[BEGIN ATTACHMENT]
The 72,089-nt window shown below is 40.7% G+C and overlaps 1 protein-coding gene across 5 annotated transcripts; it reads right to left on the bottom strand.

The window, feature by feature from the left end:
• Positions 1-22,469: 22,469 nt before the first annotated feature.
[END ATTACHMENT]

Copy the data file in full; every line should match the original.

The 72,089-nt window shown below is 40.7% G+C and overlaps 1 protein-coding gene across 5 annotated transcripts; it reads right to left on the bottom strand.

The window, feature by feature from the left end:
• Positions 1-22,469: 22,469 nt before the first annotated feature.